Malaysian palm oil futures edged up today, following gains in overseas soyoil markets, although a stronger ringgit and investor wariness ahead of industry data capped the advance and kept prices in a tight range.
Palm prices have lost about 1% this week and are set for their second straight weekly fall after sliding to over three-month lows, weighed down by volatility in comparative soy markets and a stronger ringgit.
"The Dalian and US soybean oil (markets) were marginally higher. Although the ringgit is strong, the palm market pulled up a bit," said a trader with a foreign commodities brokerage.
"Prices are contained in a tight range, volume is light today. They (investors) want to see the MPOB data next week," the Malaysia-based trader added.
By the midday break, the benchmark July contract on the Bursa Malaysia Derivatives Exchange had edged up 0.1%, or RM3, to RM2,567 per tonne. Prices traded in a tight range between RM2,552 and RM2,572.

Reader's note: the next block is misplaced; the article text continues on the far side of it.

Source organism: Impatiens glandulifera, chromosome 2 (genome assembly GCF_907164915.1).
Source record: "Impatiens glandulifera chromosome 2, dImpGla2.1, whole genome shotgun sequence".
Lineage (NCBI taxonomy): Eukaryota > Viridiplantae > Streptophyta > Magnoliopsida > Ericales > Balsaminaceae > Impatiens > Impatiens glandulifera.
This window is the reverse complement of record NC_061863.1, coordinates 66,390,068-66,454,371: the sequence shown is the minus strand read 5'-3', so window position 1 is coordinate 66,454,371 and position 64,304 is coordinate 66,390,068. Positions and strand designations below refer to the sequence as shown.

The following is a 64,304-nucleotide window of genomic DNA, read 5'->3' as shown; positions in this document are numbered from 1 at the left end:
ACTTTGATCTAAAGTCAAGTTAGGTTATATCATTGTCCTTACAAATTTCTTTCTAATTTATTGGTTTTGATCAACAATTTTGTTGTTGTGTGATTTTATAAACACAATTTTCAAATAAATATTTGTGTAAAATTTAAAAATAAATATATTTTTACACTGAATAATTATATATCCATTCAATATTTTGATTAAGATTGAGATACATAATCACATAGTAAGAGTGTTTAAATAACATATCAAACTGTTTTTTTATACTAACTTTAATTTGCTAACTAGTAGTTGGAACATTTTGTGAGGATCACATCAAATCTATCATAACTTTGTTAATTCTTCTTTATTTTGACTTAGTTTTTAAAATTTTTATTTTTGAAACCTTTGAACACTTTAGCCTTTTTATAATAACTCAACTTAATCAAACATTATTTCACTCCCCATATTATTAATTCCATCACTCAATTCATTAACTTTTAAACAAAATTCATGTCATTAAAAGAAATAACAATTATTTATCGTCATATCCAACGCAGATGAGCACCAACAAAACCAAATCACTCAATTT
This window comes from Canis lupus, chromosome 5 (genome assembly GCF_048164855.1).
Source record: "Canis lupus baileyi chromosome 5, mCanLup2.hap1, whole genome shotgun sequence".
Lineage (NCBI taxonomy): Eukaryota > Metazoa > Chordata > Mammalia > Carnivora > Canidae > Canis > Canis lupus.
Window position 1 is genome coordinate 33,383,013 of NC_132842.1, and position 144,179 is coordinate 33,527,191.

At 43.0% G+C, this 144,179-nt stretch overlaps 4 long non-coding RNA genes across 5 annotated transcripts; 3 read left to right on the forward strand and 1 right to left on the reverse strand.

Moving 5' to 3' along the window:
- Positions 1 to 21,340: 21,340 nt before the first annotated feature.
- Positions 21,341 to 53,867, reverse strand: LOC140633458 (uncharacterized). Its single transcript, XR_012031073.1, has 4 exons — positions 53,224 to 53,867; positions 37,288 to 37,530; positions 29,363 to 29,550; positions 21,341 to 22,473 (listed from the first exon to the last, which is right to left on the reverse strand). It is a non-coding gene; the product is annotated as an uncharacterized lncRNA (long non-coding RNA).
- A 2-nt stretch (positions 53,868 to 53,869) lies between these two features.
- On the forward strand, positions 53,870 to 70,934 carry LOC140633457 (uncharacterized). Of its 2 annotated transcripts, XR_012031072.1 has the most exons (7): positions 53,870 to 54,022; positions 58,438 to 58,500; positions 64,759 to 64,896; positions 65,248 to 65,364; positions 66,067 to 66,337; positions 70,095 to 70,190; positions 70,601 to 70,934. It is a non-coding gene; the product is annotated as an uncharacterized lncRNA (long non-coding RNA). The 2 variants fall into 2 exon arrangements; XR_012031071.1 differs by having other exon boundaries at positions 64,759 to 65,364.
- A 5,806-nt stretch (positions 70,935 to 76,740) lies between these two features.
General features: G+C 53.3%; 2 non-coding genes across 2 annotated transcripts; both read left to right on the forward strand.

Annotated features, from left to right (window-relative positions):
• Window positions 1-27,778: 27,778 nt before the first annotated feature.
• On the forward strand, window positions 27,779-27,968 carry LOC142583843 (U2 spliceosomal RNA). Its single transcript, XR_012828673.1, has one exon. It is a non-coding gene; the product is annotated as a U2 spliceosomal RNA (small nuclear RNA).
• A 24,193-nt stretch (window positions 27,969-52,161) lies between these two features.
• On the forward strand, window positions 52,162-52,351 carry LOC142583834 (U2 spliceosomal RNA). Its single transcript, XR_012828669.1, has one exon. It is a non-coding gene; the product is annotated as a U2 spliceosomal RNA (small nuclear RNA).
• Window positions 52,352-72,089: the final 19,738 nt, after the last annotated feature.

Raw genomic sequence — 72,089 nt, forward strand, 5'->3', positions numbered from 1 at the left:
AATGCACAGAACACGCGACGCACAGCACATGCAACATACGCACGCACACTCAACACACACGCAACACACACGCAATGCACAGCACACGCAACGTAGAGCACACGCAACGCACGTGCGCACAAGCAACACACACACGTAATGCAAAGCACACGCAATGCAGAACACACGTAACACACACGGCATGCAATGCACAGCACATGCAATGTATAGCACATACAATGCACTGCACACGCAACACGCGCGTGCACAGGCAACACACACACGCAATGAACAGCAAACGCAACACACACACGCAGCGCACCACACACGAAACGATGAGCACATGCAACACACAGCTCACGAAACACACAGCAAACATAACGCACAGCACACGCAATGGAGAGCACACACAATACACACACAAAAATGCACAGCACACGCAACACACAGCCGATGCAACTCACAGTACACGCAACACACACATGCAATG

Total traded volume stood 6,061 lots of 25 tonnes, less than half of the average 12,500 lots as most investors stayed on the sidelines.
Technicals showed a bearish target at RM2,519 per tonne remains unchanged for palm oil, as it could have completed a consolidation around a support at RM2,572, said Reuters
market analyst Wang Tao.
Market players have also avoided risky bets this week ahead of an industry report from the Malaysian Palm Oil Board next Monday, that will detail April palm oil stocks, output and exports in the second-largest grower.
A Reuters poll yesterday showed that Malaysian palm oil stocks likely inched up to a three-month high of 1.70 million tonnes in April, with production volumes seen at their highest since December last year.
A slight pick-up in exports, however, could have checked the rise in stockpiles, the poll of six traders and planters showed.
The Malaysian ringgit gained as much as 0.5% today to trade at 3.2200 per US dollar, its strongest since April 10, after Bank Negara Malaysia signalled the central bank may need to tighten monetary policy soon.
A stronger ringgit makes palm feedstock, which is ringgit-denominated, more expensive for overseas investors and refiners.
In competing vegetable oil markets, the US soyoil contract for July rose 0.4% in early Asian trade, while the most active September soybean oil contract on the Dalian Commodities Exchange rose 0.3%.
In other markets, Brent crude held steady above US$108 per barrel, supported by renewed tension in Ukraine and continued limited supply from Libya, but still on track for a second weekly loss. – Reuters, May 9, 2014.